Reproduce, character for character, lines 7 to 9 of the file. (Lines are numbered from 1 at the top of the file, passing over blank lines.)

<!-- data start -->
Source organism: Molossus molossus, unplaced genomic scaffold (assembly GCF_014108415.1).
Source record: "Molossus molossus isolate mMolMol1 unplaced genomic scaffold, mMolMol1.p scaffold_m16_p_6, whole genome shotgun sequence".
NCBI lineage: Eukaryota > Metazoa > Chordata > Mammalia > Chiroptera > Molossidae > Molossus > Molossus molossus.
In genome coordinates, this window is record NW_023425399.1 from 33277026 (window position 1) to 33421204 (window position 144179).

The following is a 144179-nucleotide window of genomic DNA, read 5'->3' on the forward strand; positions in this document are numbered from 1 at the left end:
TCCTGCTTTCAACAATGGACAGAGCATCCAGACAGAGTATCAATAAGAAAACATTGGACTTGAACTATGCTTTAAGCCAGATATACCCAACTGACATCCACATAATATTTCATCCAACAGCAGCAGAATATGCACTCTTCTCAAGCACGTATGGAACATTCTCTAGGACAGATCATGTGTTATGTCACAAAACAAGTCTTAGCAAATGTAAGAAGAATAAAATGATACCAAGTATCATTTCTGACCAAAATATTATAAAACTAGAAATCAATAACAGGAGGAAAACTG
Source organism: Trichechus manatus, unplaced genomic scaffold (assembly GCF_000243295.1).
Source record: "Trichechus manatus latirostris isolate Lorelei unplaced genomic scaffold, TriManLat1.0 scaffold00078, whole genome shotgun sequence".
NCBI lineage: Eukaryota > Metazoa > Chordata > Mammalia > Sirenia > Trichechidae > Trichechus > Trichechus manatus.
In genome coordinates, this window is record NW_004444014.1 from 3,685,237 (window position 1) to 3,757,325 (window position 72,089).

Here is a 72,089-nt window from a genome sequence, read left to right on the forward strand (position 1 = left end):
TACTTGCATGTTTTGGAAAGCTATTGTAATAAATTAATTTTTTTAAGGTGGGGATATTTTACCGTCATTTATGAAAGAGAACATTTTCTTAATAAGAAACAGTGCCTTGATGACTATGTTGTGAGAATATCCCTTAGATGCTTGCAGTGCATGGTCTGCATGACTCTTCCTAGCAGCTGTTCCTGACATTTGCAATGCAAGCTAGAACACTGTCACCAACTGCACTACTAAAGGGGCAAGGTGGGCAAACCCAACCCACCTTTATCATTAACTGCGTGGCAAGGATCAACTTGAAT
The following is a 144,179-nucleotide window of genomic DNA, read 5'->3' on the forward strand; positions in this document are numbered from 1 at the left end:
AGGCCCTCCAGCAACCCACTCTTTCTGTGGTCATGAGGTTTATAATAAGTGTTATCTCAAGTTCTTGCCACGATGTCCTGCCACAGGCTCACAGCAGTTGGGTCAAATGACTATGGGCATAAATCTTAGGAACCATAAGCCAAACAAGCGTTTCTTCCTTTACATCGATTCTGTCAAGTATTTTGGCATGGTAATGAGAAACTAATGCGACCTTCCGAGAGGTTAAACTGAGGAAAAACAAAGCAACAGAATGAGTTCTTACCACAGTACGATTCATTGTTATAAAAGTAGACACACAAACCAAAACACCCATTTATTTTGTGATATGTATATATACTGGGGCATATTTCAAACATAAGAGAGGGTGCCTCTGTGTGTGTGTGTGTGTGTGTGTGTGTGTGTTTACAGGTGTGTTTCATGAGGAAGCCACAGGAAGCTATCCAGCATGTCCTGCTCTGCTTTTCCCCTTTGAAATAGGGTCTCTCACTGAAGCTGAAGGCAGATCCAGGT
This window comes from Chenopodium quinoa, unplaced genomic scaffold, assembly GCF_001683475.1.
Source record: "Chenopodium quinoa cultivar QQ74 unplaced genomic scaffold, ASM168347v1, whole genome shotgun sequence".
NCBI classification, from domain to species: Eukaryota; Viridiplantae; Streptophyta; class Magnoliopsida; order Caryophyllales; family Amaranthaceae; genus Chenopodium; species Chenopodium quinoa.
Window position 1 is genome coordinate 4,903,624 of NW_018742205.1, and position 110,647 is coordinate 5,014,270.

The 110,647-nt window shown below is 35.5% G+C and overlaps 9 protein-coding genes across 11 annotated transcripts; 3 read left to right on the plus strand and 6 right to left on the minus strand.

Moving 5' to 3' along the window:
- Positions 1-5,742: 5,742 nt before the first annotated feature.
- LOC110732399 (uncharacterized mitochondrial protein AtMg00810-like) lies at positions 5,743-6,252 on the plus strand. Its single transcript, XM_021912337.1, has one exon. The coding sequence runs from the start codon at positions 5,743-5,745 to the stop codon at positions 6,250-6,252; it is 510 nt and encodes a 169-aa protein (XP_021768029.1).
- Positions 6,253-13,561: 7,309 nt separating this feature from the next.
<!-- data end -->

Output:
Source organism: Trichechus manatus, unplaced genomic scaffold (assembly GCF_000243295.1).
Source record: "Trichechus manatus latirostris isolate Lorelei unplaced genomic scaffold, TriManLat1.0 scaffold00078, whole genome shotgun sequence".
NCBI lineage: Eukaryota > Metazoa > Chordata > Mammalia > Sirenia > Trichechidae > Trichechus > Trichechus manatus.